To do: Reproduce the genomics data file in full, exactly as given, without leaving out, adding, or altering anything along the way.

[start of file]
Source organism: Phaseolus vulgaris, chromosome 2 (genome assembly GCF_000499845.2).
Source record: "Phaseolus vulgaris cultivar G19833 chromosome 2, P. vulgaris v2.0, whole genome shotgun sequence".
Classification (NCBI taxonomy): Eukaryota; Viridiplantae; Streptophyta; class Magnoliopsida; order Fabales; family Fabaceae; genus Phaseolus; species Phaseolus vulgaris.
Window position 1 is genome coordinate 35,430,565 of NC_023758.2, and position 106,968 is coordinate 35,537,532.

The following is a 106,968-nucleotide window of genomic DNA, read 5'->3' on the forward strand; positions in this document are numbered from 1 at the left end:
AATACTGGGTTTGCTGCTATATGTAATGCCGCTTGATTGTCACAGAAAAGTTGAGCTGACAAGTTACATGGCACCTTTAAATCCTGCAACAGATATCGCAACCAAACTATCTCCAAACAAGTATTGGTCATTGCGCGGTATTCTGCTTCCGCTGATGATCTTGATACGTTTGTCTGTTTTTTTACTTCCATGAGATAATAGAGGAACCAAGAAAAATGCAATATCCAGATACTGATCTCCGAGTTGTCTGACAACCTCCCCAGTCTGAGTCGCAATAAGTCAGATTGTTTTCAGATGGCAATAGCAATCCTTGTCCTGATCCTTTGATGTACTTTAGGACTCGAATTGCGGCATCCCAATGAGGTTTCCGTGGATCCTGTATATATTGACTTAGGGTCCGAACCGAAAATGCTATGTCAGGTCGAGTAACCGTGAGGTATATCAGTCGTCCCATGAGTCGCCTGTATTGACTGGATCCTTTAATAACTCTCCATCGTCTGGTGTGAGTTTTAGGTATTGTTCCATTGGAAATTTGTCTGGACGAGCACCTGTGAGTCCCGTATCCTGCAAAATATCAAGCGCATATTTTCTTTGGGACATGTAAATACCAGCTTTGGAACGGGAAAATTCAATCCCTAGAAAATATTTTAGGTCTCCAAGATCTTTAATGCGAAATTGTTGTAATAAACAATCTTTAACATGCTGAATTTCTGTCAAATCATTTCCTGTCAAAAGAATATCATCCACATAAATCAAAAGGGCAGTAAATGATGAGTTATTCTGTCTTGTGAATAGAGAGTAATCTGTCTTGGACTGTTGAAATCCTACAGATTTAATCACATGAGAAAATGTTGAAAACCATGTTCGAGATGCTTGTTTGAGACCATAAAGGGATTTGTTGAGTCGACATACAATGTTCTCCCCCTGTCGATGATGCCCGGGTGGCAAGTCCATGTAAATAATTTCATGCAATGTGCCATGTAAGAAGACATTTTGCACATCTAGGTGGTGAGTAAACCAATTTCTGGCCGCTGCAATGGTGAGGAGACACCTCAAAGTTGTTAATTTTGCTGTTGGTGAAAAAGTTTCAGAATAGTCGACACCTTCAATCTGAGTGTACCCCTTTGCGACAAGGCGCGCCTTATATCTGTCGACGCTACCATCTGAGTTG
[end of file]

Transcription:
Source organism: Phaseolus vulgaris, chromosome 2 (genome assembly GCF_000499845.2).
Source record: "Phaseolus vulgaris cultivar G19833 chromosome 2, P. vulgaris v2.0, whole genome shotgun sequence".
Classification (NCBI taxonomy): Eukaryota; Viridiplantae; Streptophyta; class Magnoliopsida; order Fabales; family Fabaceae; genus Phaseolus; species Phaseolus vulgaris.
Window position 1 is genome coordinate 35,430,565 of NC_023758.2, and position 106,968 is coordinate 35,537,532.

The following is a 106,968-nucleotide window of genomic DNA, read 5'->3' on the forward strand; positions in this document are numbered from 1 at the left end:
AATACTGGGTTTGCTGCTATATGTAATGCCGCTTGATTGTCACAGAAAAGTTGAGCTGACAAGTTACATGGCACCTTTAAATCCTGCAACAGATATCGCAACCAAACTATCTCCAAACAAGTATTGGTCATTGCGCGGTATTCTGCTTCCGCTGATGATCTTGATACGTTTGTCTGTTTTTTTACTTCCATGAGATAATAGAGGAACCAAGAAAAATGCAATATCCAGATACTGATCTCCGAGTTGTCTGACAACCTCCCCAGTCTGAGTCGCAATAAGTCAGATTGTTTTCAGATGGCAATAGCAATCCTTGTCCTGATCCTTTGATGTACTTTAGGACTCGAATTGCGGCATCCCAATGAGGTTTCCGTGGATCCTGTATATATTGACTTAGGGTCCGAACCGAAAATGCTATGTCAGGTCGAGTAACCGTGAGGTATATCAGTCGTCCCATGAGTCGCCTGTATTGACTGGATCCTTTAATAACTCTCCATCGTCTGGTGTGAGTTTTAGGTATTGTTCCATTGGAAATTTGTCTGGACGAGCACCTGTGAGTCCCGTATCCTGCAAAATATCAAGCGCATATTTTCTTTGGGACATGTAAATACCAGCTTTGGAACGGGAAAATTCAATCCCTAGAAAATATTTTAGGTCTCCAAGATCTTTAATGCGAAATTGTTGTAATAAACAATCTTTAACATGCTGAATTTCTGTCAAATCATTTCCTGTCAAAAGAATATCATCCACATAAATCAAAAGGGCAGTAAATGATGAGTTATTCTGTCTTGTGAATAGAGAGTAATCTGTCTTGGACTGTTGAAATCCTACAGATTTAATCACATGAGAAAATGTTGAAAACCATGTTCGAGATGCTTGTTTGAGACCATAAAGGGATTTGTTGAGTCGACATACAATGTTCTCCCCCTGTCGATGATGCCCGGGTGGCAAGTCCATGTAAATAATTTCATGCAATGTGCCATGTAAGAAGACATTTTGCACATCTAGGTGGTGAGTAAACCAATTTCTGGCCGCTGCAATGGTGAGGAGACACCTCAAAGTTGTTAATTTTGCTGTTGGTGAAAAAGTTTCAGAATAGTCGACACCTTCAATCTGAGTGTACCCCTTTGCGACAAGGCGCGCCTTATATCTGTCGACGCTACCATCTGAGTTG